I don’t mind the Yava, personally. I always saw it as optional anyways. What better secret for Bastet to have than a false one? Though, Why the Ajaba still have onr outside of the Bastet book will be interesting… Unless this text was copy/pasted from the Bastet Breed Book and the Yava portion was un-noticed…

        • Belial
          March 29, 2013 at 6:16 am

          I always liked the yava, personally. Why shouldn’t people who are part spirit have bans?

          • Belial
            March 29, 2013 at 6:17 am

            Which is to say, frankly, I wish all the other changing breeds had them too.

          • Adamant Siaka
            March 29, 2013 at 5:39 pm

            They all do. It’s called “I burn on contact with silver and/or gold.” The only ones who lack that are the Kitsune, but they still suffer Gnosis loss if they carry around the taboo metal.

          • Belial
            March 29, 2013 at 6:47 pm

            well fair enough, but even so I found the bastet’s yava to add an extra little folklore-esque kick to the whole thing (can’t speak the truth about your parents? Gold) even if some of them were rather silly (Moon soil in your drink? How would anyone even manage that pre-sixties?).
            Also, everyone having the same boring “ow it burns” ban is rather bland. The yava added to it, I felt.

          • LemuneSD
            April 4, 2013 at 1:51 pm

            Remember, the Garou (and other shapeshifters/spirits/etc) have walked the stars much longer than humankind has had access to outer space.

    • Brandon
      April 2, 2013 at 5:27 am

      I agree with everyone else here, I love Yava, they add a cultural and spiritual depth reflecting their tribes, and and species origin.

  8. Sakuryu
    April 7, 2013 at 3:01 pm

    Is there anyway at all to special order a W20 HM edition now? I really want one and the story tellers screen and I missed the KS>

    • Laughing Hyena
      April 8, 2013 at 7:17 pm

      Wait later today to see what the Monday Meetings blog says about the progress. But the book is not out yet.

      Not sure on the W20 Storyteller’s Screen being a POD product.
      However, the Heavy Metal is special edition, as well as the “Deluxe Cover” book. You could only get those by pledging for the Kickstarter tiers for them. So the POD version won’t have the same covers or even bookmarks as those two.

      I guess the other way to obtain a HM book is waiting for when they get shipped and then the owners sell their copies online/ebay/etc.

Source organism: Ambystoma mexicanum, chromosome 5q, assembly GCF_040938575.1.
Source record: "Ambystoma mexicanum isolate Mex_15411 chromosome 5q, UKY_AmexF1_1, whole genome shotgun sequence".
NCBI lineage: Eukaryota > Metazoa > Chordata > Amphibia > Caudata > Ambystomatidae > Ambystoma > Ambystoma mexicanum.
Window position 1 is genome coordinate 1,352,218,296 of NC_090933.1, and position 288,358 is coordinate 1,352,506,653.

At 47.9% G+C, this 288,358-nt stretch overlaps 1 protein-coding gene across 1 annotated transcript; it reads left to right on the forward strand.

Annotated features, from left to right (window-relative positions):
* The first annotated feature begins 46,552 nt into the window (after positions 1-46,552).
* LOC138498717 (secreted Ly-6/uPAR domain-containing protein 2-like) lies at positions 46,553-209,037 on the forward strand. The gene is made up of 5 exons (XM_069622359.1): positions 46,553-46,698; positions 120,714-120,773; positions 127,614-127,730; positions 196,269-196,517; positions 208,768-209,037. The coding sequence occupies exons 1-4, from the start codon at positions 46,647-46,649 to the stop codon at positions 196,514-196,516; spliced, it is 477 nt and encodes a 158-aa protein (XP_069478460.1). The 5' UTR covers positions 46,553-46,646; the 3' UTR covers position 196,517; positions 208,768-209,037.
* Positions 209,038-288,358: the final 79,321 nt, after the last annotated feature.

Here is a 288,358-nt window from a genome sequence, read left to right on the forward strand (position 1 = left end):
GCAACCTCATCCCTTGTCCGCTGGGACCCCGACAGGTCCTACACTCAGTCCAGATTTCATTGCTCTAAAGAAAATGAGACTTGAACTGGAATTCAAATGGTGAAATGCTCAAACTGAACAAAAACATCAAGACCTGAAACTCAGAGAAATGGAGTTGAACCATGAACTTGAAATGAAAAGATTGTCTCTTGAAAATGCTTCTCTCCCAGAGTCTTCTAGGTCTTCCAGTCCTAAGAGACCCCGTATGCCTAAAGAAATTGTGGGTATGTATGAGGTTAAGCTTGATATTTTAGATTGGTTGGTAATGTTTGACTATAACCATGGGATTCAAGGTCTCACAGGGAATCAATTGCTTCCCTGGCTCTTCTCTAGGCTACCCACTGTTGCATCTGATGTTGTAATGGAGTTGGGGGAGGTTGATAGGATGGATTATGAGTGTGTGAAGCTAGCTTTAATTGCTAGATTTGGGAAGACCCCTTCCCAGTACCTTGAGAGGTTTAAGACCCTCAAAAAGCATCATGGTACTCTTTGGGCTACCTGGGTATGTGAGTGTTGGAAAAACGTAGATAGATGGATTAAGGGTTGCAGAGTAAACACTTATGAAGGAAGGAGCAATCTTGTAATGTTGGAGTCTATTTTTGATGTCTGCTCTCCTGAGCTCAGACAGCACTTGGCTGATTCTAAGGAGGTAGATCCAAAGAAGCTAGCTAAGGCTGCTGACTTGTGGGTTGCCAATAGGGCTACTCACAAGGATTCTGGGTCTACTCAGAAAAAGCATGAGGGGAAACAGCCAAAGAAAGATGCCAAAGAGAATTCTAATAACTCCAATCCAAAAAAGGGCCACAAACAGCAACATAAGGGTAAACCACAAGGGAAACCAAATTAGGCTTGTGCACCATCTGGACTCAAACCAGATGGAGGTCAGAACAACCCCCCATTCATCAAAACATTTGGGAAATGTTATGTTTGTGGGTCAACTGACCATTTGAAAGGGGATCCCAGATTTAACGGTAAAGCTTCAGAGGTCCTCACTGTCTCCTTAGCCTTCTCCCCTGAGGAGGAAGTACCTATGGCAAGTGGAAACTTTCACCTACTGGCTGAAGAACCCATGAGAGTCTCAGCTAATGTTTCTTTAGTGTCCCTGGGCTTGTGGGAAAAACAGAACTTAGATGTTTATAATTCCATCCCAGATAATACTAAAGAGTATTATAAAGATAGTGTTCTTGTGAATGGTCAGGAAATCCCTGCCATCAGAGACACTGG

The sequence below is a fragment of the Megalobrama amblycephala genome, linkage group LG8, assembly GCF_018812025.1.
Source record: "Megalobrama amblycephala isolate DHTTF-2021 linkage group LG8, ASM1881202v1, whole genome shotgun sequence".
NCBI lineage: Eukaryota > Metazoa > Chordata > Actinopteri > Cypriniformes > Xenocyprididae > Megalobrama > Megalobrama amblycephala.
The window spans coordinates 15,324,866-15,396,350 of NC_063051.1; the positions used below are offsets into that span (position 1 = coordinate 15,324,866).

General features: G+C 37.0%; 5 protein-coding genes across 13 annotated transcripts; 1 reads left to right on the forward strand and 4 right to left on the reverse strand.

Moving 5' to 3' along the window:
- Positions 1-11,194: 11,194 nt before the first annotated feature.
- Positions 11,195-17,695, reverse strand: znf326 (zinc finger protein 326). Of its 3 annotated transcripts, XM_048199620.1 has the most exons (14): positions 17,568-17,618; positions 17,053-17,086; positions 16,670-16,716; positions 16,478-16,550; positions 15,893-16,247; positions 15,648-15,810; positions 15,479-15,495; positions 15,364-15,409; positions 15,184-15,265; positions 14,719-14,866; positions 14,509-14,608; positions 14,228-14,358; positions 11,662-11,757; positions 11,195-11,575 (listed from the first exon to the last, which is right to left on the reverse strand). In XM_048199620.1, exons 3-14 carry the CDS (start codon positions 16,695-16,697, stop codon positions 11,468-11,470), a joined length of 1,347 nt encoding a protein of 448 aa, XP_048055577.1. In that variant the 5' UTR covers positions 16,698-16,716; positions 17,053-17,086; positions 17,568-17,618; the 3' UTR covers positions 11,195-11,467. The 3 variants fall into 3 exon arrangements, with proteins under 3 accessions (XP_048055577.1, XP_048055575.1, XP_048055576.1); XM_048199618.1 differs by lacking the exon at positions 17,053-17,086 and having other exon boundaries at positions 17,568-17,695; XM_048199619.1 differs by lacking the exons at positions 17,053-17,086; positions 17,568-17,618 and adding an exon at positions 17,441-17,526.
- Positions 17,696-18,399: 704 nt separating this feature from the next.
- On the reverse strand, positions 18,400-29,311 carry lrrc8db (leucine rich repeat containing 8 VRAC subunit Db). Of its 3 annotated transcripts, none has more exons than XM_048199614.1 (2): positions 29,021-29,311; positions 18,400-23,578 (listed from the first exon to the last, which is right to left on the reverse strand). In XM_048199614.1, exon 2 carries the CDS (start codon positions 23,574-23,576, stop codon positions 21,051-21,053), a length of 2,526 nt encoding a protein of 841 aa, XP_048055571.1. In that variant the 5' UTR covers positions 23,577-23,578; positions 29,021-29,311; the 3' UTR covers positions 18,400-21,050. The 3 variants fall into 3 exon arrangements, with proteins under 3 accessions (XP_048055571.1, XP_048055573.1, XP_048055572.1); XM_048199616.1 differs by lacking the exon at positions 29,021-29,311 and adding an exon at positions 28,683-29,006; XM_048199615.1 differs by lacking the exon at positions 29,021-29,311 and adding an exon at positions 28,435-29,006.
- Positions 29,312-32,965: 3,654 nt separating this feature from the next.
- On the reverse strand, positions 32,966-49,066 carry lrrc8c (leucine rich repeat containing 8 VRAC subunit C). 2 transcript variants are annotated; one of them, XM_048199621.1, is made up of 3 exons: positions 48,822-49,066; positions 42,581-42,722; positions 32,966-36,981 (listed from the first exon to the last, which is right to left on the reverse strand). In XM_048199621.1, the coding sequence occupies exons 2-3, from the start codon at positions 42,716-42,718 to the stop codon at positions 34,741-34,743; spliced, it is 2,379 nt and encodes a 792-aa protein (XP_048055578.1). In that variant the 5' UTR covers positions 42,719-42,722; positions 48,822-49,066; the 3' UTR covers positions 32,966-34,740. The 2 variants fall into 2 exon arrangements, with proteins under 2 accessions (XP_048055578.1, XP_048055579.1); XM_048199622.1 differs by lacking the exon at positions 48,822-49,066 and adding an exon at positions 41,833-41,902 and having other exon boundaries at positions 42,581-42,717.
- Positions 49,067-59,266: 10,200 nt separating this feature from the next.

However, I can imagine one can be much more expensive then even the Revised Limited Edition book online.
      I remember ordering/getting the Revised Limited Edition from White Wolf’s website back in the day ($69.95 and I still have my copy), now that book goes for $300 and up.

  9. Erinys
    May 21, 2013 at 11:17 pm

    Nice! I like the write-up so far. You took the wonderful parts of the Bastet Breedbook flavor (especially the conflict between Ajaba and Bastet) and fitted it with making them a separate Breed.

    “But Black Tooth knew our Yava, and his warriors struck exactly where they could do the most harm.”

    This sentence breaks the flow of the paragraphs. It doesn’t fit the feel of the sentences around it. I’d combine it with the next sentence: “But Black Tooth knew our Yava, and our people fell like raindrops to the thirsty land.”

    Although my preference is not to have Yava at all. I think the whole concept was silly in execution. However, if the Yava were folklore-y riddles that had to be interpreted spiritually instead of literally, that would be alright… for the Bastet, who do the whole riddle thing. But for Ajaba? They aren’t Bastet…

    I hope that W20 can include some of the idea that Hyenas make sure the dead STAY dead, that they are the one Changing-Breed best equipped to fight the undead, including ghosts. That seems like a natural extension of being choosers of the slain, and of the association of hyenas with death and the dead.